My only complaint so far with the hardware are the included accessories. The ear buds/head set is a joke. Cheap, not very durable, and shitty sound quality all have me digging through my ipod case for the cheapy buds I purchased at Five Below. The charge cable for the dual shock 4 is alright, but would it really have killed Sony to make the previous versions of the cable for the PS3 compatible for the PS4? Worse yet I purchased an additional dual shock 4 only to discover it doesn't come with a second charge cable. Odds are you'll have to purchased them separately and worse yet I expect it to be expensive. Sony (and Microsoft to a lesser extent) is well known for taking their sweet ole time licensing third parties for accessories which again adds to my displeasure to find a cheaper alternative. The HDMI cord appears to be as good as my other Sony one I purchased for my Blu Ray player a few years ago so no complaints there. I did notice, however, that the sound quality isn't as good with my surround sound system as the PS3, but admittedly that could be because I haven't played with the settings on the console yet. I'll update the review once I get a chance to adjust it.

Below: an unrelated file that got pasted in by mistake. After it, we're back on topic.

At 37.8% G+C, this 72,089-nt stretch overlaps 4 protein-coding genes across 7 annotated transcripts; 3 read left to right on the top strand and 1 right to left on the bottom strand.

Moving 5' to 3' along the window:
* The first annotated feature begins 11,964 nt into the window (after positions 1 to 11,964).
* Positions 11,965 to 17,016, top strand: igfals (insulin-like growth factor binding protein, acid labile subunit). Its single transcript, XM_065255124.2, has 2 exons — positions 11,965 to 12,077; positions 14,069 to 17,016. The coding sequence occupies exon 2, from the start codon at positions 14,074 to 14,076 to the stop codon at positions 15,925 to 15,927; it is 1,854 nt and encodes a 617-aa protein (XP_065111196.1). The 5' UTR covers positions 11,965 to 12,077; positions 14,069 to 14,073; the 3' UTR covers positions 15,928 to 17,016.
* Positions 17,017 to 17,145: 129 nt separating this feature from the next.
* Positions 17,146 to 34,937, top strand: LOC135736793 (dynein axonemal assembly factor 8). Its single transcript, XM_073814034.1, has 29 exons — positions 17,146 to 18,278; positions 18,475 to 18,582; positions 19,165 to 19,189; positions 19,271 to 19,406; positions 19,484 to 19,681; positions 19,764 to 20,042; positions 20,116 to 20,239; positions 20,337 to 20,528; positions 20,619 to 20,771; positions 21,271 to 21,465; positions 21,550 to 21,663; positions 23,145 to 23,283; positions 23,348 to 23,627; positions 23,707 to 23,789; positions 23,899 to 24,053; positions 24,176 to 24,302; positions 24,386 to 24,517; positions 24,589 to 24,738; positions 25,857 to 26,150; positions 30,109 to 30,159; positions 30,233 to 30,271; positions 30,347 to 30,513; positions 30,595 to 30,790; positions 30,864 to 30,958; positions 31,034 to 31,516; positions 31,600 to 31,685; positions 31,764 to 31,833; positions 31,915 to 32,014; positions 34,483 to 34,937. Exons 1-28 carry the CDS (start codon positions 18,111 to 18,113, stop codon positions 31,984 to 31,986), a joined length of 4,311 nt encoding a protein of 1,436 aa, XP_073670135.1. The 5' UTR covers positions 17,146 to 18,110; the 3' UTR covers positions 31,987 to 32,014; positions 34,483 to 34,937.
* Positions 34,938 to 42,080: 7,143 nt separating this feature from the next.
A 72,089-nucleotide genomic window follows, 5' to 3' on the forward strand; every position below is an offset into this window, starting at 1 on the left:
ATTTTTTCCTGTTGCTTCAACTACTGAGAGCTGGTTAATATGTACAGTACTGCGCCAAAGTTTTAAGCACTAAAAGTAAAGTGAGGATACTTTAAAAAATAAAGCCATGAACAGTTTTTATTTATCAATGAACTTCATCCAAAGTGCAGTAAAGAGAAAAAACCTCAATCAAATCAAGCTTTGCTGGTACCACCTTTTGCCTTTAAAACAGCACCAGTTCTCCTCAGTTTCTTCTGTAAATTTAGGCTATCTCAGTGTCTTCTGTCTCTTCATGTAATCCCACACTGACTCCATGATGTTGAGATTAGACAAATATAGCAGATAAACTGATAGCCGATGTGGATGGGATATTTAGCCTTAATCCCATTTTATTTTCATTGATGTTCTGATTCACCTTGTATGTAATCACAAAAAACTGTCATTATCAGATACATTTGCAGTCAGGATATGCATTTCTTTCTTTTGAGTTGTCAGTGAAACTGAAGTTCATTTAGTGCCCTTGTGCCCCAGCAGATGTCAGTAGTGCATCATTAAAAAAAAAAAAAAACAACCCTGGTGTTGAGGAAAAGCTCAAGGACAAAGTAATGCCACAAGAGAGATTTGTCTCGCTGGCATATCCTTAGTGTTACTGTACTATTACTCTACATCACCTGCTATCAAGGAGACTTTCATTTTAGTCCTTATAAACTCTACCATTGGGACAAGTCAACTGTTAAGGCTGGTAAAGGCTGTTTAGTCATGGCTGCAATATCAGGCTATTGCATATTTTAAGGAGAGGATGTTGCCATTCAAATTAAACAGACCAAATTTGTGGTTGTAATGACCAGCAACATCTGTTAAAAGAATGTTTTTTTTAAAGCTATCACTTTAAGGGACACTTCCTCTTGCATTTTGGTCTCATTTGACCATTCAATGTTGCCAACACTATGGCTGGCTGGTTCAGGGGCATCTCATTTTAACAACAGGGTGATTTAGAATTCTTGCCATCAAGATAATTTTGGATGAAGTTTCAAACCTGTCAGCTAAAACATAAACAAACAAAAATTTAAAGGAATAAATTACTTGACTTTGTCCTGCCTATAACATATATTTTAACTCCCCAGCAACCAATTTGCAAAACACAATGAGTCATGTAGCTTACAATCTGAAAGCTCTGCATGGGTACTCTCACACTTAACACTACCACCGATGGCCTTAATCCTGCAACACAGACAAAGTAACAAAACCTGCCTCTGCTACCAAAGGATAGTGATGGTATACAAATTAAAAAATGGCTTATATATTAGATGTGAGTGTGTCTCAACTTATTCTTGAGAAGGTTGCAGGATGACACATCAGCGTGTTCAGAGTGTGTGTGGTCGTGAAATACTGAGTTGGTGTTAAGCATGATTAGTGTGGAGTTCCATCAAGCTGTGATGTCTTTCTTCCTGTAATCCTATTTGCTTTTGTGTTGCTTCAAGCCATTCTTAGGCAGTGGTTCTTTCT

Lastly the system at work. I liked the menu set up in this iteration. Rather than one long line of menu options you have two shorter lines on top of one another, slightly more similar to the Vita screen display than the PS3. Downloading the first patch and installing it took less than 5 minutes from download to install, though it did feel slightly longer than that after the rumors I heard of systems bricking after downloading it (more on that later). Installing the first game (Assassin's Creed 4) also took less than few minutes to complete. In the menu they have a menu option that helps show off the many functions of the system and controller. Although I didn't purchase the camera to go with the system, I was still able to use the program to demonstrate the abilities of the dual shock 4 through the controller itself.